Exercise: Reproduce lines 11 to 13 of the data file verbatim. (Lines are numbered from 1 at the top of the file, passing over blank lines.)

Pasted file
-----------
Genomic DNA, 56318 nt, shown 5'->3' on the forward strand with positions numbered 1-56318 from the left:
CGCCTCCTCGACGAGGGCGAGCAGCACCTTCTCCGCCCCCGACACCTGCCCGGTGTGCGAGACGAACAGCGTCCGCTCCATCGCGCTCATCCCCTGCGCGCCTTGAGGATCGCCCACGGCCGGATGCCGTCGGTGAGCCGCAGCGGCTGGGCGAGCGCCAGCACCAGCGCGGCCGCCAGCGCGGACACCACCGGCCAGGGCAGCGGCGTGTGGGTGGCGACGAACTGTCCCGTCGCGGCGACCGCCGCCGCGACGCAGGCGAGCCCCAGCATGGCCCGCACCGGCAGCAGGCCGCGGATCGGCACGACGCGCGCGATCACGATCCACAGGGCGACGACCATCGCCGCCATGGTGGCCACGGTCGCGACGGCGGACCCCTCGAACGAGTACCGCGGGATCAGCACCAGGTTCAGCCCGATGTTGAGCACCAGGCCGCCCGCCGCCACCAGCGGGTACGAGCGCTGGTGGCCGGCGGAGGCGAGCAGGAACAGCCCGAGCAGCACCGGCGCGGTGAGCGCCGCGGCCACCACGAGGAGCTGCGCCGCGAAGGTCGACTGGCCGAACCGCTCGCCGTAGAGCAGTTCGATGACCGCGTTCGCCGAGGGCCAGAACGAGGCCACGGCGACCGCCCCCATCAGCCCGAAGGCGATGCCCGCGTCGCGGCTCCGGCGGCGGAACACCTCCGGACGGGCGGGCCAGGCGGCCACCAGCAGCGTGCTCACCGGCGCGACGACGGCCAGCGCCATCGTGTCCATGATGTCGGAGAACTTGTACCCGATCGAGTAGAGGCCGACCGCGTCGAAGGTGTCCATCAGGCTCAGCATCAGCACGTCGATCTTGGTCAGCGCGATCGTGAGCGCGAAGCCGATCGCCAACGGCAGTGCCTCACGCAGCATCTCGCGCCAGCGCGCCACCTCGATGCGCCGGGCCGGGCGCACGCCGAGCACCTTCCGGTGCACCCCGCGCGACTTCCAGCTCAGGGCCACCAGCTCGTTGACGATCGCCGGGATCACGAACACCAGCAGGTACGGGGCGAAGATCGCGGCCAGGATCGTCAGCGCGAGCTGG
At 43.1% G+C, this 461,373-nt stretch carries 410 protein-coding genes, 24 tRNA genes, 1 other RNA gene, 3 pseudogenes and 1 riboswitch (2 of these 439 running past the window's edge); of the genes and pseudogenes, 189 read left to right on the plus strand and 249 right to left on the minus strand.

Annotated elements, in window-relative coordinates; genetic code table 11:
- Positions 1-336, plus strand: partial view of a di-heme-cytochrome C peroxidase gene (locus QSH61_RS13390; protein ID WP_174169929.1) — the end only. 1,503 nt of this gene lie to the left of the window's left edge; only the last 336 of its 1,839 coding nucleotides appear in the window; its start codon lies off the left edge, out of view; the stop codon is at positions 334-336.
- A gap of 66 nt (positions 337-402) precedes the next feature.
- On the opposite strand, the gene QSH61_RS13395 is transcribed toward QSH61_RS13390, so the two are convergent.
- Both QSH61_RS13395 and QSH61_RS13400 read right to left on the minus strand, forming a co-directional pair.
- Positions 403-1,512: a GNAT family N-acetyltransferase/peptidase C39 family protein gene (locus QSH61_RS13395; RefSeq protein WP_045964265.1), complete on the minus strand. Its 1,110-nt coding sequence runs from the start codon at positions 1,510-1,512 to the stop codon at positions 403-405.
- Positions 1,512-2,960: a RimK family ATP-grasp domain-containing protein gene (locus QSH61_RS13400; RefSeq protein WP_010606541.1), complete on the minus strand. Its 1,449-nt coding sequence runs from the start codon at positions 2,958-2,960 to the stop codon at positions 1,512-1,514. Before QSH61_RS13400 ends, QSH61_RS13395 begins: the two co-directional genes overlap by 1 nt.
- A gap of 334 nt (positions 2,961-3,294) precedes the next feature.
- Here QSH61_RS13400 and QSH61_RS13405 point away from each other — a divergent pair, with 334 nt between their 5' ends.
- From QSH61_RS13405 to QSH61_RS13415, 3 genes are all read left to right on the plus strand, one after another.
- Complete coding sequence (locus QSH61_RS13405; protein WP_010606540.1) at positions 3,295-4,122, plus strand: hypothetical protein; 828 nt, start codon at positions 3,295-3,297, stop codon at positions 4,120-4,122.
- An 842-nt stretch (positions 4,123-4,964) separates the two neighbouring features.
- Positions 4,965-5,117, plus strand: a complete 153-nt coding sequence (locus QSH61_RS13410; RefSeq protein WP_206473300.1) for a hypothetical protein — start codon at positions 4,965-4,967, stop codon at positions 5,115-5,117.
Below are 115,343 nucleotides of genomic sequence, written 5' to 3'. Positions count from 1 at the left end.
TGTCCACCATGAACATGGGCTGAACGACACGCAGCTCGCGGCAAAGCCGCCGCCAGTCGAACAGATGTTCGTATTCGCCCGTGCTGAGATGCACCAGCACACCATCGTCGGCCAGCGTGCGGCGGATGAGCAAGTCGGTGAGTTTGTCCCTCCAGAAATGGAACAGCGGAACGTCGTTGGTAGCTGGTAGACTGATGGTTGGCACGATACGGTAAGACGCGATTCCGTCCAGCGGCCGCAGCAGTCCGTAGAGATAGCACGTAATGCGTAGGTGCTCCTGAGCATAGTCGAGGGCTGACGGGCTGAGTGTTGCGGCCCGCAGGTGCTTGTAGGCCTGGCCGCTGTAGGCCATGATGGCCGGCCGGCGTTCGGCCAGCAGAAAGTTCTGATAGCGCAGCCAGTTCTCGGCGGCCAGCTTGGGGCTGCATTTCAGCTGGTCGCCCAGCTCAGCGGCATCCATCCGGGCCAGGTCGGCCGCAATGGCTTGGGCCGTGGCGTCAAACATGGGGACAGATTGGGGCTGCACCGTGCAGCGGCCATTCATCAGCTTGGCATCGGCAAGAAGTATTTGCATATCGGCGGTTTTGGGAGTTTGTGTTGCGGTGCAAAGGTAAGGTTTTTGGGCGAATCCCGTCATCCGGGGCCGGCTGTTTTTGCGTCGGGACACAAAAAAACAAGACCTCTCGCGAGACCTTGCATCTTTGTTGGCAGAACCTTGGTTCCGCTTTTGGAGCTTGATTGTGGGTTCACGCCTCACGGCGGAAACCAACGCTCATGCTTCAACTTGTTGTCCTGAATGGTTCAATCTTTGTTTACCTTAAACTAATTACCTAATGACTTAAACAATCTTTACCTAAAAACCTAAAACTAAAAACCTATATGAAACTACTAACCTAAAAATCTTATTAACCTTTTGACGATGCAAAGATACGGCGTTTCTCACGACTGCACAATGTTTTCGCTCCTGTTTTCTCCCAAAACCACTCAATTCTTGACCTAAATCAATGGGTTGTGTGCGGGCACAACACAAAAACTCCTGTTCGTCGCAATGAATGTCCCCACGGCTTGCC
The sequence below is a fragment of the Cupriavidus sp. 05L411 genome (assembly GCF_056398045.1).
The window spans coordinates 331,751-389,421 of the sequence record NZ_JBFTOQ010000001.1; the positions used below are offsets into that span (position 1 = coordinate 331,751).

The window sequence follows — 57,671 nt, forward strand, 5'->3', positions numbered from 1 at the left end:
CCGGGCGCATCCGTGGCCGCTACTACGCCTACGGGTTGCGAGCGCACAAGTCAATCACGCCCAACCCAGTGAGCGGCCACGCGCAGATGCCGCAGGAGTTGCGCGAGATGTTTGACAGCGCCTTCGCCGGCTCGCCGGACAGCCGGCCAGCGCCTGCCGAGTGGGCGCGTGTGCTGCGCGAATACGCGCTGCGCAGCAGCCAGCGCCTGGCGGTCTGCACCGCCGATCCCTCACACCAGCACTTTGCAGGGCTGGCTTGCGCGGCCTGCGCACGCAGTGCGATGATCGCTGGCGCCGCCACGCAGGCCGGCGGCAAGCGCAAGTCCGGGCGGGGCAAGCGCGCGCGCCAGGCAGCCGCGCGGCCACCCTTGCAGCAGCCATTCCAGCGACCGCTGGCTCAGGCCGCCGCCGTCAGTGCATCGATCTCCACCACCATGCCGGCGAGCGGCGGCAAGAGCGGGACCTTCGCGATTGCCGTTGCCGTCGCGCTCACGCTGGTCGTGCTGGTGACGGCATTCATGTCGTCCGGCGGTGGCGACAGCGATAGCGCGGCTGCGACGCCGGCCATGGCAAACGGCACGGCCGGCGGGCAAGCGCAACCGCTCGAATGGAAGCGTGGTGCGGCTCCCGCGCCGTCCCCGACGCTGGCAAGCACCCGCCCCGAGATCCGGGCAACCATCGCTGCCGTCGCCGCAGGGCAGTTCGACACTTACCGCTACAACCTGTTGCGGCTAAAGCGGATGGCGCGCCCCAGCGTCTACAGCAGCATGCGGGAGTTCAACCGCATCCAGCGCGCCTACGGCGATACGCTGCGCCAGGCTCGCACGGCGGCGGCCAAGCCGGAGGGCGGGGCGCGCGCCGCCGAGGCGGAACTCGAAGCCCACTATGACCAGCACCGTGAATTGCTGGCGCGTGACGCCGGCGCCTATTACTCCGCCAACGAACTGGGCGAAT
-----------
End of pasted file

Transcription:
- A gap of 334 nt (positions 2,961-3,294) precedes the next feature.
- Here QSH61_RS13400 and QSH61_RS13405 point away from each other — a divergent pair, with 334 nt between their 5' ends.
- From QSH61_RS13405 to QSH61_RS13415, 3 genes are all read left to right on the plus strand, one after another.